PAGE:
U.S. Energy Information Administration - EIA - Independent Statistics and Analysis
Short-Term Energy Outlook
Global Crude Oil Prices
North Sea Brent crude oil spot prices averaged $62/bbl in December, the lowest monthly average Brent price since May 2009, down $17/bbl from the November average. The combination of robust world crude oil supply growth and weak global demand has contributed to rising global inventories and falling crude oil prices (EIA, This Week in Petroleum, November 13, 2014).
EIA expects global oil inventories to continue to build in 2015, keeping downward pressure on oil prices. The forecast Brent crude oil price averages $58/bbl in 2015, $11/bbl lower than projected in last month's STEO. Based on current market balances, EIA expects downward price pressures to be concentrated in the first half of 2015 when global inventory builds are expected to be particularly strong. EIA projects that Brent prices will reach a 2015 monthly average low of $49/bbl in January and February, and then increase through the remainder of the year to average $67/bbl during the fourth quarter.
The monthly average WTI crude oil spot price fell from an average of $76/bbl in November to $59/bbl in December. Like Brent crude oil prices, WTI prices have decreased considerably, with monthly average prices falling by more than 44% as of December after reaching their 2014 peak of $106/bbl in June. EIA now expects WTI crude oil prices to average $55/bbl in 2015, $8/bbl lower than in last month's STEO, and $71/bbl in 2016. The discount of WTI to Brent crude oil is forecast to widen slightly from current levels later in the forecast, averaging $3/bbl in 2015 and $4/bbl in 2016.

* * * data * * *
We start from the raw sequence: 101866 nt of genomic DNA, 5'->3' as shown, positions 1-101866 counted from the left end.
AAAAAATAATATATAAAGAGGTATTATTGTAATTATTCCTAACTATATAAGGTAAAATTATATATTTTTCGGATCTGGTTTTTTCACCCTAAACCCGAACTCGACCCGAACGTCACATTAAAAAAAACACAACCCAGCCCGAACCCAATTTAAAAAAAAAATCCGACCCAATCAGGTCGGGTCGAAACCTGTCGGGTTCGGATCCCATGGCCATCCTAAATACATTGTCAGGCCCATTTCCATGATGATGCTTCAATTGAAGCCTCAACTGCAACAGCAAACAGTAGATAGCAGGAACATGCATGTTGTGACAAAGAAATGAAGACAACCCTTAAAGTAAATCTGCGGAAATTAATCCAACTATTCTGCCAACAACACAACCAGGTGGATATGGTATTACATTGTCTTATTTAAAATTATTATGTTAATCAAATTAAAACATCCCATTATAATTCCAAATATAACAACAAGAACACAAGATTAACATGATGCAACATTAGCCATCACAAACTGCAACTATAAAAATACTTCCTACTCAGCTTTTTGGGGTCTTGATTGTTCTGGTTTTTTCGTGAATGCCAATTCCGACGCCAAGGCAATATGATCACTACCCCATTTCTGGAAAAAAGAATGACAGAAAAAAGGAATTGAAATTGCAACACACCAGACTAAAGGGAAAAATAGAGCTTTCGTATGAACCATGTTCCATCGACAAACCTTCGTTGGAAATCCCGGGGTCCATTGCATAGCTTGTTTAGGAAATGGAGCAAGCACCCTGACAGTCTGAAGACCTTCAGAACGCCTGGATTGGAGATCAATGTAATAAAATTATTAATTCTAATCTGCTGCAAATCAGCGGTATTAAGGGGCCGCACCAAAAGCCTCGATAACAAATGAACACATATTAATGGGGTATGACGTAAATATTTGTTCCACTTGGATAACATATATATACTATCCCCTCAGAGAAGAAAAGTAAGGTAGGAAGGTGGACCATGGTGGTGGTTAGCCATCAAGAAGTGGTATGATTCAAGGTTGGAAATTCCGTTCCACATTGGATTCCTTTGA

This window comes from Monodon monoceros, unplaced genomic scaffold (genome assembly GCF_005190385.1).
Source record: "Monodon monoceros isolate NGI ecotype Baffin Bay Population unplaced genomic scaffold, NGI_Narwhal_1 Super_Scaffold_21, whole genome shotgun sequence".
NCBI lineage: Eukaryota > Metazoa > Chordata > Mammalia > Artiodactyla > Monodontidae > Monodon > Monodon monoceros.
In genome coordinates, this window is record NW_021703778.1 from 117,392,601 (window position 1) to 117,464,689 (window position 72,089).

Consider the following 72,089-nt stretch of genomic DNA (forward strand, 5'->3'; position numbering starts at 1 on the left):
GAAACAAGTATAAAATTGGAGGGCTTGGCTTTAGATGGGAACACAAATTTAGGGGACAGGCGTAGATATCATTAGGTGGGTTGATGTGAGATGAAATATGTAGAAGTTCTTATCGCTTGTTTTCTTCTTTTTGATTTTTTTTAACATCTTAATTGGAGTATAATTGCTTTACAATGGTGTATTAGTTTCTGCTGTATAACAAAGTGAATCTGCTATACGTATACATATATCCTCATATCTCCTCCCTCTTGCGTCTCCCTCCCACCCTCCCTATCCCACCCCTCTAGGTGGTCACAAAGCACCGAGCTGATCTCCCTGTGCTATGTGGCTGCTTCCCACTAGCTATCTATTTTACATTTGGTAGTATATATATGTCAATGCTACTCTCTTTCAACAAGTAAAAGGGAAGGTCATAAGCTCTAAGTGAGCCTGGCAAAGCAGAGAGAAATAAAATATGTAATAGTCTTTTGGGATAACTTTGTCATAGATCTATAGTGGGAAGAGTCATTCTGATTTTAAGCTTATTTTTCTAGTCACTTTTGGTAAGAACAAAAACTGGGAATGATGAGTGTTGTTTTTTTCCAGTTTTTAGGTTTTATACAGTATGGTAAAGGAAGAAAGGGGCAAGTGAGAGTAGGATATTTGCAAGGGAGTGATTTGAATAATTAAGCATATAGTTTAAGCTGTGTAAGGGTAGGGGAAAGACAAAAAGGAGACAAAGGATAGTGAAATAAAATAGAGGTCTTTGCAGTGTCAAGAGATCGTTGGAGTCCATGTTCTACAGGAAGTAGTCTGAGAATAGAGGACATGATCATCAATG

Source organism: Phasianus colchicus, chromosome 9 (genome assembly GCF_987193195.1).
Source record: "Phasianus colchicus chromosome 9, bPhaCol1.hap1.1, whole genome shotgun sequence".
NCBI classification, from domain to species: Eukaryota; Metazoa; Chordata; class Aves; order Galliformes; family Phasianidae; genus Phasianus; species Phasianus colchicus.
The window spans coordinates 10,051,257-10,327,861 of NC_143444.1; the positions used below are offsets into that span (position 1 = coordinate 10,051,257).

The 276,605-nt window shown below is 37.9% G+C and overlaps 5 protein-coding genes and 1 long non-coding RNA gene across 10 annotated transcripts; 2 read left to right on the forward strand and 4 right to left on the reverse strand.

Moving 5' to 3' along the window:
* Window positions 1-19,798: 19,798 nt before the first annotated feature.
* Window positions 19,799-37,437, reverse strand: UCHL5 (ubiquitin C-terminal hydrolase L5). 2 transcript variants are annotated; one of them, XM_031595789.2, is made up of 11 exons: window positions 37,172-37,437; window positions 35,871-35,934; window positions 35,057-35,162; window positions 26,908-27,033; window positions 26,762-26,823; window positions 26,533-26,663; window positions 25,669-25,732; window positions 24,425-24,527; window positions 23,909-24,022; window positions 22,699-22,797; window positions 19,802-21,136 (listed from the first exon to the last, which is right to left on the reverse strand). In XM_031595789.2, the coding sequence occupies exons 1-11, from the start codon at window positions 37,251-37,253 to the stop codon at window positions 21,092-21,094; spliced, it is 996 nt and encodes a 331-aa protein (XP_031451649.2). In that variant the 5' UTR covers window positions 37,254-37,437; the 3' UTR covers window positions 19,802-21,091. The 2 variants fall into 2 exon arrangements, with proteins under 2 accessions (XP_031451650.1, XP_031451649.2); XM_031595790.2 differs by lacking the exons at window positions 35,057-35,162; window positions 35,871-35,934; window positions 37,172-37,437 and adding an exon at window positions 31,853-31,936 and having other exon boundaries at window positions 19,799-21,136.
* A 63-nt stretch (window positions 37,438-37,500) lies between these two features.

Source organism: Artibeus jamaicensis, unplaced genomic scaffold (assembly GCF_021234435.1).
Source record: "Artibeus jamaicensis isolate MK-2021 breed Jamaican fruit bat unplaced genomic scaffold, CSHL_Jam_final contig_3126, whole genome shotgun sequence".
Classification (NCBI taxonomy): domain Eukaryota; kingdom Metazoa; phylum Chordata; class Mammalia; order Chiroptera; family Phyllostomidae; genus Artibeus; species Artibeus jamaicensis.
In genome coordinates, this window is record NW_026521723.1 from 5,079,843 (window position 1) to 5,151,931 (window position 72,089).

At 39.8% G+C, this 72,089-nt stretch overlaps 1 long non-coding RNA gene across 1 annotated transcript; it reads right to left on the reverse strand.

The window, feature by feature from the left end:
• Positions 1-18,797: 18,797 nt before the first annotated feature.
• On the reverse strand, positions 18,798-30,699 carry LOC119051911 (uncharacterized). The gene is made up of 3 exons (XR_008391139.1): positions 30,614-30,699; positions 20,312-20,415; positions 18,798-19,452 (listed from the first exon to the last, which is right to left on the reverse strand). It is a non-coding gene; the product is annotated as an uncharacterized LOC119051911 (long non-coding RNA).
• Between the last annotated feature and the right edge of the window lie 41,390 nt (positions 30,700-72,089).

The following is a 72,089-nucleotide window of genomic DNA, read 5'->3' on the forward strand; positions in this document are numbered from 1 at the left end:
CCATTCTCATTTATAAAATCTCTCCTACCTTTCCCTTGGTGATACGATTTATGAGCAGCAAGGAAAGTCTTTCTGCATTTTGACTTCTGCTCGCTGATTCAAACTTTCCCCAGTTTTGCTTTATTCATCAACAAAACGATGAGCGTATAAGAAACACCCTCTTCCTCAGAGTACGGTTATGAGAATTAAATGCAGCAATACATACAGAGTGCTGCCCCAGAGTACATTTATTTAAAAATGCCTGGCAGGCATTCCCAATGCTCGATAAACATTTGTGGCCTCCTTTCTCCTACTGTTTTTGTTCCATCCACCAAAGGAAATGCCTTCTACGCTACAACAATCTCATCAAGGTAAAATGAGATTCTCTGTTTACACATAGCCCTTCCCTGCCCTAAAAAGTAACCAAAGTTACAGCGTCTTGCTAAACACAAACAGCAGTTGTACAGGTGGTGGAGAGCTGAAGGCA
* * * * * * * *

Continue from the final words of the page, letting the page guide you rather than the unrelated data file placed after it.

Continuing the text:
However, the current values of futures and options contracts suggest high uncertainty in the price outlook (Market Prices and Uncertainty Report). WTI futures contracts for April 2015 delivery, traded during the five-day period ending January 8, averaged $51/bbl. Implied volatility averaged 48%, establishing the lower and upper limits of the 95% confidence interval for the market's expectations of monthly average WTI prices in April 2015 at $34/bbl and $76/bbl, respectively. The 95% confidence interval for market expectations widens considerably over time, with lower and upper limits of $28/bbl and $112/bbl for prices in December 2015. Last year at this time, WTI for April 2014 delivery averaged $98/bbl, and implied volatility averaged 16%. The corresponding lower and upper limits of the 95% confidence interval were $86/bbl and $113/bbl.
The recent declines in oil prices and associated increase in oil price volatility continue to contribute to a particularly uncertain forecasting environment, and several factors could cause oil prices to deviate significantly from current projections. Among these factors is the responsiveness of supply to lower prices. Despite OPEC's recent decision to leave its crude oil production target at 30 million bbl/d, key producers could decide to reduce output, tightening market balances. The level of unplanned production outages could also vary from forecast levels for a wide range of producers, including OPEC members Libya, Iraq, Iran, Nigeria, and Venezuela. The degree to which non-OPEC supply growth is affected by lower oil prices will also affect market balances and prices.